The union boss's thug, Mangus, is played by notorious character actor Timothy Carey, who has since become a cult figure for his portrayals of heavies and crazies in films ranging from The Wild One (1953), East of Eden (1955), and Stanley Kubrick's Paths of Glory (1957) to a spoof of his own psycho screen image in Beach Blanket Bingo (1965). A favorite actor of actor Jack Nicholson and director Quentin Tarantino, he tested for the role of crime boss Joe Cabot in Tarantino's debut film, Reservoir Dogs (1992). Although Tarantino ultimately decided Carey was wrong for the role, he ended up dedicating the movie to him. In his later years, Carey made his living as an acting teacher in addition to the occasional film and television role. He died of a stroke on May 11, 1994, at the age of 65.

Viewers will likely not recognize the name today, but the group that performs "Get the First Train Out of Town," the obligatory rock and roll tune in the film, was once considered a rising act in the emerging music genre. Katzman snapped them up for an appearance in what is considered the first true rock and roll picture, Rock Around the Clock (1956) and quickly cast them here as well. According to some sources, the relatively unknown Elvis Presley saw them performing the Big Mama Thornton song "Hound Dog" in Las Vegas in 1955 and became inspired by their movement and style. Presley made a hit of the song in 1956, just a couple of months prior to the release of Rumble on the Docks. Although one of the first American rock and roll acts to tour the UK, Bell and the Bellboys never had a top hit record and faded into obscurity.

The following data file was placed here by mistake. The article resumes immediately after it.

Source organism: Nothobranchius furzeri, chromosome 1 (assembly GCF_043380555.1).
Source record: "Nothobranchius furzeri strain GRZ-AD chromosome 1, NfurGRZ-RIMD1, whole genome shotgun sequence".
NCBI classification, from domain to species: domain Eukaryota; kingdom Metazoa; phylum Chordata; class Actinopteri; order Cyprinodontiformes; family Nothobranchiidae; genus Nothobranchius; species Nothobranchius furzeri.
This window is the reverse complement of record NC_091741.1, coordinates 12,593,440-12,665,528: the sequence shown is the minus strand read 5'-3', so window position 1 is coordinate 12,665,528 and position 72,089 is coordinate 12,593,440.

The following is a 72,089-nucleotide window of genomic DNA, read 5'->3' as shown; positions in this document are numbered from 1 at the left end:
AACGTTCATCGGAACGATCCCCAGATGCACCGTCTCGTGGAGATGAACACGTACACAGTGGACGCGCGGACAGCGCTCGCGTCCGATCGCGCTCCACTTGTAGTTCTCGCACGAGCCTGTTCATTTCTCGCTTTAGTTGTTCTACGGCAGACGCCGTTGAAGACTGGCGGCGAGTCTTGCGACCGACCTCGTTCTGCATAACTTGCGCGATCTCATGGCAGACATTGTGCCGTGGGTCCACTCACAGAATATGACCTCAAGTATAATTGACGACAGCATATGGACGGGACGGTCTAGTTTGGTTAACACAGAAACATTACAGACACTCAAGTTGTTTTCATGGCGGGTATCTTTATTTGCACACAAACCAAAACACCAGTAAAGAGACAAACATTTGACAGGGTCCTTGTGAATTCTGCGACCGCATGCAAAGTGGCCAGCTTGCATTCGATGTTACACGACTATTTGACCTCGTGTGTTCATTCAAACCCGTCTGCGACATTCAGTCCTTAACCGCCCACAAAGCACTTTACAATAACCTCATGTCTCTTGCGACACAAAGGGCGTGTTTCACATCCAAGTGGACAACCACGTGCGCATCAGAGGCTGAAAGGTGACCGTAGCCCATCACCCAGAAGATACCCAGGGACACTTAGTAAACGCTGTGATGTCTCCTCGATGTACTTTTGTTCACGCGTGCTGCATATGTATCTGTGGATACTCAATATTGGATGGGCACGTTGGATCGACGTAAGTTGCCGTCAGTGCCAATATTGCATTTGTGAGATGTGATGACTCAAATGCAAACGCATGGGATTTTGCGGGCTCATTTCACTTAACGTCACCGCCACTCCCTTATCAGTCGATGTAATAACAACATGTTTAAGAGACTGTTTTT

Cinematographer Benjamin Kline was a longtime industry veteran (since 1920), mostly on B pictures. After this production, Kline stayed pretty close to television, but he had a certain amount of credibility for a project like this, having lensed the aforementioned Rock Around the Clock and the film noir classic Detour (1945).

The movie was based on a novel by Frank Paley, whose real name was Palescandolo. As teen gang violence grew, particularly in Brooklyn, between the end of World War II and the mid-50s, it became the subject of a number of journalistic exposs and government investigations. Paley's novel was a pulp dramatization of the true-life bloody warfare that was plaguing the Red Hook section of Brooklyn at the time.

Director: Fred F. Sears
Producer: Sam Katzman
Screenplay: Jack DeWitt, Lou Morheim, based on the novel by Frank Paley
Cinematography: Benjamin H. Kline
Editing: Jerome Thoms
Art Direction: Paul Palmentola
Cast: James Darren (Jimmy Smigelski), Laurie Carroll (Della), Michael Granger (Joe Brindo), Robert Blake (Chuck), Timothy Carey (Frank Mangus)

By Rob Nixon